Date of visit:
January 10, 2002
For location of this site in NM, click on the map:
We rate this site a:
Off the Interstate
Old railroad town
Peace and solitude
|Steins Railroad Ghost town was once a thriving railroad station town named after Captain Enoch Stein, U.S. Army officer (sometimes spelled Steen) who was the first Anglo witness to sign a treaty with the Mimbres Apaches including Delgadito and Victorio. At the town's peak, between 1905 to 1945 Steins supported 1300 residents.
In 1857 the Birch stage line rumbled through Steins, and when James Birch was drowned in a shipwreck off the New England coast, his stagecoach company line was replaced in 1858 by the Butterfield Overland Stage Company.
Waterman L. Owsby, a reporter for the New York Herald was the first "through" passenger, thus tales of the Wild West were begun. In April of 1861, five men traveling west by stagecoach to Tucson were attacked by Cochise and his band while approaching Stein's Peak. Two white men were killed in the first fire. The others, including John J. Giddings of San Antonio, traffic manager of the Butterfield Texas division, and one other passenger survived long enough to face a terrible fate, hung upside down and burned alive. The bodies were found and buried by passing freighters. Giddings daughter visited the grave in 1925, erecting a headstone in her father's memory.
Congress ordered the Butterfield road closed in 1861 due to the onset of Civil War.
|Later, during the 1880s Apaches once again figured into Steins history when the Army set up a heliograph station on Steins Peak signaling information regarding the movements of Geronimo. With the surrender of Geronimo in 1886 citizens of the Territory breathed a sigh of relief, but three years later heliograph stations began blinking messages once again to the Army hard on the trail of Apache Kid. Later, gangs of horse thieves and express robbers including Black Jack Ketchum terrorized the little village.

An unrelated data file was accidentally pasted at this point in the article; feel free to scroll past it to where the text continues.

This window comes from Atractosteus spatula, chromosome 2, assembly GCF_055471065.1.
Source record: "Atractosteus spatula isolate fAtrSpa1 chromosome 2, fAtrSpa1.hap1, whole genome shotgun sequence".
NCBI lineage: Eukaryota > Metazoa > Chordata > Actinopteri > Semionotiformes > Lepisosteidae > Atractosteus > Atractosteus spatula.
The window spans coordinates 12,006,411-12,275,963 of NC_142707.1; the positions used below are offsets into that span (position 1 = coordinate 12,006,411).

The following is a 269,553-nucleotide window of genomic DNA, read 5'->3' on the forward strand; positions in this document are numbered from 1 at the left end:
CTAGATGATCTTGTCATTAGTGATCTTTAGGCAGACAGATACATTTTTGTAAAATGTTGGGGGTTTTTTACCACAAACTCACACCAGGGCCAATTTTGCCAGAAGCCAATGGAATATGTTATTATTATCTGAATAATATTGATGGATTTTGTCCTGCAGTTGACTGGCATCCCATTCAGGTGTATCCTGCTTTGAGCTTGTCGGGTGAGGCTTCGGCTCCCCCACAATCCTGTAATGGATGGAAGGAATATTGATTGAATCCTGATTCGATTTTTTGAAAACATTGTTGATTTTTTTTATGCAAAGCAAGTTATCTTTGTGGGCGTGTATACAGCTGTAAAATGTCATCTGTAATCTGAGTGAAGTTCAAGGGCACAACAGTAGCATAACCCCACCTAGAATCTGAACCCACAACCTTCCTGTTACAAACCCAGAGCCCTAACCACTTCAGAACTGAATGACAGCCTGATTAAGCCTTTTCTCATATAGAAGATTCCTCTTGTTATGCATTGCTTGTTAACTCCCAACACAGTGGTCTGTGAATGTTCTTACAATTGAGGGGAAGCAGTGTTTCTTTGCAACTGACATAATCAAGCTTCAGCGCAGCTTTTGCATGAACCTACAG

In early 1880s Southern Pacific built track through Steins Pass and the town was established as work station for the railroad. Dwellings were made of rough-cut lumber, adobe, and salvaged railroad ties. Water hauled from Doubtful Canyon sold for a dollar a barrel. Numerous businesses included three saloons, two bordellos, a boarding house, and a general store stood at the center of the community. After World War II Southern Pacific switched from steam to diesel, the work station was closed down and the town began to die.
Today, Steins is living history, preserved for serious researchers or tourists simply interested in a walk back through time.
|Text source extracted from:
Steins - Railroad Ghost Town, Larry & Linda Link, 2002, Site brochure